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Understanding CloudLinux Resource Limits

by John Doe

Our shared hosting packages support the following CloudLinux resource limits:

Speed: CPU speed limit, relative to a single core. Measured by the number of cores, our hosting packages start from 100% (1x CPU core).

PMEM: Physical memory limit (also includes shared memory and disk cache). Measured in GB, our hosting packages start from 1GB.

I/O: It is combines both read & write operations on the hosting server. Measured in MBs per second, our hosting packages start with a limit of 1MB per second.

Entry processes (EP): Usually represents max number of concurrent connections to Apache dynamic scripts as well as  cron jobs running simultaneously. Our basic hosting package start with a limit of 20 entry processes.

Number of process (NPROC): 
Max number of processes within LVE, our hosting accounts start from 100 processes.

Detailed technical information on CloudLinux limits can be found on the Cloudlinux Documentation website.

Errors & Faults - Explained:

You may experience “Resource Limit Reached” error on your website, below are some explanations of some generic error messages.

1 – If the site is limited by CPU or I/O, then the site will start responding slower. No error will be returned to the user. If the number of CPU faults is low (e.g around 100 or less per week), the slowdown may only amount to a mere seconds at the time of the fault.
– If you are only experiencing CPU faults at this rate, this is not a cause for concern.
If the site is limited by memory or number of processes limits, the user will receive 500 or 503 errors that server cannot execute the script.
3 – If the site is limited by Entry Processes, then the user will receive a 508 Resource Limit Reached error.

The most common faults you may encounter are CPU faults and Entry Process faults.

CPU Faults:

CPU faults can be caused by either an internal website process or an external event. CPU faults are often caused by a process which tries to consume more CPU resources than allowed in your hosting package.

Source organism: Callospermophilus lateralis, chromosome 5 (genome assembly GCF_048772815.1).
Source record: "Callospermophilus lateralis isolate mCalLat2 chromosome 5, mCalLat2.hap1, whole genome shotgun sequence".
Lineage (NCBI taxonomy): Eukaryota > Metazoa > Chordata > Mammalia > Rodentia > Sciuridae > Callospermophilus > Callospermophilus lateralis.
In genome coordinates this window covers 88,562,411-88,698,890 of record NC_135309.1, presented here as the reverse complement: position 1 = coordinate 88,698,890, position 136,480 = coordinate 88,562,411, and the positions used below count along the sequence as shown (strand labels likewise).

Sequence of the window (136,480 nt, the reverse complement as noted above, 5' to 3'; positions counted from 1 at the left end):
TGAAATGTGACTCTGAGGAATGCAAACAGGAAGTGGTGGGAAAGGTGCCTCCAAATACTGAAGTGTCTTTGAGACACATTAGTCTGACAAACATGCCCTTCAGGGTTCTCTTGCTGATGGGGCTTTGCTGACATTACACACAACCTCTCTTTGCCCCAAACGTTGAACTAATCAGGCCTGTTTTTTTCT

Examples of internal website processes which can cause CPU faults:

1– A poorly developed & configured plugin or theme.
2– The website does not cache pages and is not loading pages efficiently.
3– External website software (API Calls) is performing regular website calls to check plugin/theme version and update availability.
4– There is a software installed which crawls (Bots) the website looking for certain content types, for example the Broken Link Checker plugin for WordPress.
5– A lot of processes are being initiated in the backend of the website within a short time frame.
6– Admin activity on a WordPress website cannot be cached, and if activities are happening like Third-Party Plugin Update Checks, you may find CPU resources are used up

Examples of external events which can cause high CPU usage:

1– Brute force attacks.
2– Bot/crawler is visiting the website and there’s no configuration in place to limit bot traffic during visits.
3– A successfully campaign was sent out attracting a influx of visitors within a shorter time period.

Tips to troubleshoot the cause of CPU faults

1- Observe the regularity of the faults, if they are irregular and occurring occasionally, this indicates the CPU faults are caused by an external event such as a brute force attack or a successful newsletter campaign. You can reduce/prevent the impact external events have on your website by optimising the application firewall.

2– You could also verify whether the fault is being caused by attack by first checking the Resource Usage stats in cPanel to identify when the fault(s) occurred, then viewing the website’s access logs during the time the CPU fault(s) occurred.

3– If the faults are occurring regularly at certain intervals or time periods, this indicates an internal website process is not performing efficiently within the allocated resources.

Entry Process (EP) Faults:

When the hosting account exceeds it’s Entry Process resources limits, the server returns a 508 Resource Limit Reached error to prevent a single site from exhausting all web server processes on the server. It’s worth mentioning here that Increased CPU Faults can cause the amount of entry processes to go up as requests cannot be fulfilled as quickly – consequently the website will return a 508 Resource Limit is Reached error until existing requests are processed.

In most cases, exceeding resource limits at low levels is not a cause for concern. If it does become a concern and can’t be solved by troubleshooting and identifying the source of the resource usage, or a higher level of resource usage is required by your website, you can upgrade your hosting subscription to a package which offers further allocations of the resource becoming exhausted.

If you are experiencing CPU Faults or 508 Resource Limit is Reached, although upgrading your hosting package would help process requests faster, you may still continue to experience occasional resource limit faults.

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